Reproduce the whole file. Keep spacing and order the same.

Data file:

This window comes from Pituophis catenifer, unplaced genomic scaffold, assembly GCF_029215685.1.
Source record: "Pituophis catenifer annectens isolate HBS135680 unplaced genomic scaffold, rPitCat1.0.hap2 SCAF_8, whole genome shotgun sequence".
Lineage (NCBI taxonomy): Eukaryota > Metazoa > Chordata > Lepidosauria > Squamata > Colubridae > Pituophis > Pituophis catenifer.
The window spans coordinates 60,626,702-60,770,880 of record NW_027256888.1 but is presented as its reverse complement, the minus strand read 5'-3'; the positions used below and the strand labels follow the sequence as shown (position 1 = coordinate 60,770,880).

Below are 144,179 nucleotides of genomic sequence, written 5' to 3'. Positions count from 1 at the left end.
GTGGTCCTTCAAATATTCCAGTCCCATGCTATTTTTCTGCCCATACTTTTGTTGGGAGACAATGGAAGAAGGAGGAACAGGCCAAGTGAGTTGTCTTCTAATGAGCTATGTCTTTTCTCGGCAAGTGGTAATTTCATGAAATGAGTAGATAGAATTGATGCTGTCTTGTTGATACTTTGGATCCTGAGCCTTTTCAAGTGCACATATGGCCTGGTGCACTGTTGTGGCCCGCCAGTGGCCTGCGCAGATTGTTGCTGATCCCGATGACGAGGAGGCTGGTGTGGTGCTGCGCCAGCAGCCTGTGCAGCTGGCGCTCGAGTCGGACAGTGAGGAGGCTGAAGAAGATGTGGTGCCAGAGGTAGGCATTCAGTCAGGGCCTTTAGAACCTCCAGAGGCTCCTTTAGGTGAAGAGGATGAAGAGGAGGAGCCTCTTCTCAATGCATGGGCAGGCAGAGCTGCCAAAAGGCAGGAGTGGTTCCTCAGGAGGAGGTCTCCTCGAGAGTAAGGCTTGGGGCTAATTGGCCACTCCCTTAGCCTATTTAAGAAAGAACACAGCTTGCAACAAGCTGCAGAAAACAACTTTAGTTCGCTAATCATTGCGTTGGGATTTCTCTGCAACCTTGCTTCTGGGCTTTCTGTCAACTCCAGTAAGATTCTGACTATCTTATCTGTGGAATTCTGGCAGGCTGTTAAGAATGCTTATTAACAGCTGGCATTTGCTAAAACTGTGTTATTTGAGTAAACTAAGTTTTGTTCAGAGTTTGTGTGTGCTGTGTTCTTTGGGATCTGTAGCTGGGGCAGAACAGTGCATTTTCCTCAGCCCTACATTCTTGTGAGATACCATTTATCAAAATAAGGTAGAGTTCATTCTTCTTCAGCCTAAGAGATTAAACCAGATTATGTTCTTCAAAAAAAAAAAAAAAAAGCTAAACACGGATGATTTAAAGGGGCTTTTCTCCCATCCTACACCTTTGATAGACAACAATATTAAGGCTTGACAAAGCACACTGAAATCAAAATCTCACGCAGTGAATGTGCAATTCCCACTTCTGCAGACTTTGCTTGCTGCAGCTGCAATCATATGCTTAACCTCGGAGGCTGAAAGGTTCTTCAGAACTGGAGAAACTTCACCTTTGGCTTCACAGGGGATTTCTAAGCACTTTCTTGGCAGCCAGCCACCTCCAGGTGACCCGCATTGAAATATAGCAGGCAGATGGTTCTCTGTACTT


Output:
This window comes from Pituophis catenifer, unplaced genomic scaffold, assembly GCF_029215685.1.
Source record: "Pituophis catenifer annectens isolate HBS135680 unplaced genomic scaffold, rPitCat1.0.hap2 SCAF_8, whole genome shotgun sequence".
Lineage (NCBI taxonomy): Eukaryota > Metazoa > Chordata > Lepidosauria > Squamata > Colubridae > Pituophis > Pituophis catenifer.
The window spans coordinates 60,626,702-60,770,880 of record NW_027256888.1 but is presented as its reverse complement, the minus strand read 5'-3'; the positions used below and the strand labels follow the sequence as shown (position 1 = coordinate 60,770,880).

Below are 144,179 nucleotides of genomic sequence, written 5' to 3'. Positions count from 1 at the left end.
GTGGTCCTTCAAATATTCCAGTCCCATGCTATTTTTCTGCCCATACTTTTGTTGGGAGACAATGGAAGAAGGAGGAACAGGCCAAGTGAGTTGTCTTCTAATGAGCTATGTCTTTTCTCGGCAAGTGGTAATTTCATGAAATGAGTAGATAGAATTGATGCTGTCTTGTTGATACTTTGGATCCTGAGCCTTTTCAAGTGCACATATGGCCTGGTGCACTGTTGTGGCCCGCCAGTGGCCTGCGCAGATTGTTGCTGATCCCGATGACGAGGAGGCTGGTGTGGTGCTGCGCCAGCAGCCTGTGCAGCTGGCGCTCGAGTCGGACAGTGAGGAGGCTGAAGAAGATGTGGTGCCAGAGGTAGGCATTCAGTCAGGGCCTTTAGAACCTCCAGAGGCTCCTTTAGGTGAAGAGGATGAAGAGGAGGAGCCTCTTCTCAATGCATGGGCAGGCAGAGCTGCCAAAAGGCAGGAGTGGTTCCTCAGGAGGAGGTCTCCTCGAGAGTAAGGCTTGGGGCTAATTGGCCACTCCCTTAGCCTATTTAAGAAAGAACACAGCTTGCAACAAGCTGCAGAAAACAACTTTAGTTCGCTAATCATTGCGTTGGGATTTCTCTGCAACCTTGCTTCTGGGCTTTCTGTCAACTCCAGTAAGATTCTGACTATCTTATCTGTGGAATTCTGGCAGGCTGTTAAGAATGCTTATTAACAGCTGGCATTTGCTAAAACTGTGTTATTTGAGTAAACTAAGTTTTGTTCAGAGTTTGTGTGTGCTGTGTTCTTTGGGATCTGTAGCTGGGGCAGAACAGTGCATTTTCCTCAGCCCTACATTCTTGTGAGATACCATTTATCAAAATAAGGTAGAGTTCATTCTTCTTCAGCCTAAGAGATTAAACCAGATTATGTTCTTCAAAAAAAAAAAAAAAAAGCTAAACACGGATGATTTAAAGGGGCTTTTCTCCCATCCTACACCTTTGATAGACAACAATATTAAGGCTTGACAAAGCACACTGAAATCAAAATCTCACGCAGTGAATGTGCAATTCCCACTTCTGCAGACTTTGCTTGCTGCAGCTGCAATCATATGCTTAACCTCGGAGGCTGAAAGGTTCTTCAGAACTGGAGAAACTTCACCTTTGGCTTCACAGGGGATTTCTAAGCACTTTCTTGGCAGCCAGCCACCTCCAGGTGACCCGCATTGAAATATAGCAGGCAGATGGTTCTCTGTACTT